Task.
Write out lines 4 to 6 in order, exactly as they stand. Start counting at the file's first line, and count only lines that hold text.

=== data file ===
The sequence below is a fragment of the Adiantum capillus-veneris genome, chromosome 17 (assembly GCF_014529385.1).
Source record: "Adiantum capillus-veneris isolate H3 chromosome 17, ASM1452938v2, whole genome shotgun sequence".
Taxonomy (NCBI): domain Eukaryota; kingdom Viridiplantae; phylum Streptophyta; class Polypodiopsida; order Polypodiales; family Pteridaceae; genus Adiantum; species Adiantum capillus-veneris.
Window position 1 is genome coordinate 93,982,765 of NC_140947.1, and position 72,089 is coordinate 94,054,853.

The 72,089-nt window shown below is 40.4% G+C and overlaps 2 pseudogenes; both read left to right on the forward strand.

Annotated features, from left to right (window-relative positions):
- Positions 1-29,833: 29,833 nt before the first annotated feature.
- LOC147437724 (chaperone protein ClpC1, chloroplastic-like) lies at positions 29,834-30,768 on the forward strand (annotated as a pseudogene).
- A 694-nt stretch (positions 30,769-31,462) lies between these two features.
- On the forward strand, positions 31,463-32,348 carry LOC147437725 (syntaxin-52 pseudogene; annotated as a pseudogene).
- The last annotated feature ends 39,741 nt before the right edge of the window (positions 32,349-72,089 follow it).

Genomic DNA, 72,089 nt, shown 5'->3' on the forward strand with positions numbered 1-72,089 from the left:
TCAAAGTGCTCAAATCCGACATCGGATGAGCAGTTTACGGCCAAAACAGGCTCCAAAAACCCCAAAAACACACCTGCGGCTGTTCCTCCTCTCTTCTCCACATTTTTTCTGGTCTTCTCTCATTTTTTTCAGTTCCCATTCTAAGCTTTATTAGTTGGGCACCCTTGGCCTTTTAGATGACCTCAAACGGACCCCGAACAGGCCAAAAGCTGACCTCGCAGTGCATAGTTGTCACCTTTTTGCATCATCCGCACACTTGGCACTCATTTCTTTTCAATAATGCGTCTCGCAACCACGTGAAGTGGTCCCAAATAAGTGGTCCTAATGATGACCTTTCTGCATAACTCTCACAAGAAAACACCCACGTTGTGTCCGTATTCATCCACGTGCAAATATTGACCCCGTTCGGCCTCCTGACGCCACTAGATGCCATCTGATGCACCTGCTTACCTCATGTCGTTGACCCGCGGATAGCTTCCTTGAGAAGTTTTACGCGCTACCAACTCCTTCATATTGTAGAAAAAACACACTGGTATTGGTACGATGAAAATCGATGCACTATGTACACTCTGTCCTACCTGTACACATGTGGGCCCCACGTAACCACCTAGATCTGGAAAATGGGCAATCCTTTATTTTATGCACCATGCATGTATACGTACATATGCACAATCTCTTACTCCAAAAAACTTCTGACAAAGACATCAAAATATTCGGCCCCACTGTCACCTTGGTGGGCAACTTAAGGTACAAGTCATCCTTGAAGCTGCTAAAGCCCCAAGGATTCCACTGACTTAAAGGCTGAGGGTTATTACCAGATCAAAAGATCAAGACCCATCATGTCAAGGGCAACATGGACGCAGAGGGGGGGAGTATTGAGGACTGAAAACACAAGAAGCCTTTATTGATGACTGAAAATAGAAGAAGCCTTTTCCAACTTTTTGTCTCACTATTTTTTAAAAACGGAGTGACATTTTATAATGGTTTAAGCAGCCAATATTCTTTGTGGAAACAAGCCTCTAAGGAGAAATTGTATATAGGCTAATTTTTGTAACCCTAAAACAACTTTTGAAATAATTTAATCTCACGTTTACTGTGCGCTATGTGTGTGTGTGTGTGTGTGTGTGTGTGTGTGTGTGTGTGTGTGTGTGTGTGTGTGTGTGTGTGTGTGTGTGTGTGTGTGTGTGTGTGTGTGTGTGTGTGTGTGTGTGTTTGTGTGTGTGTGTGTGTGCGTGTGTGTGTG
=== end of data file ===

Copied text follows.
Window position 1 is genome coordinate 93,982,765 of NC_140947.1, and position 72,089 is coordinate 94,054,853.

The 72,089-nt window shown below is 40.4% G+C and overlaps 2 pseudogenes; both read left to right on the forward strand.

Annotated features, from left to right (window-relative positions):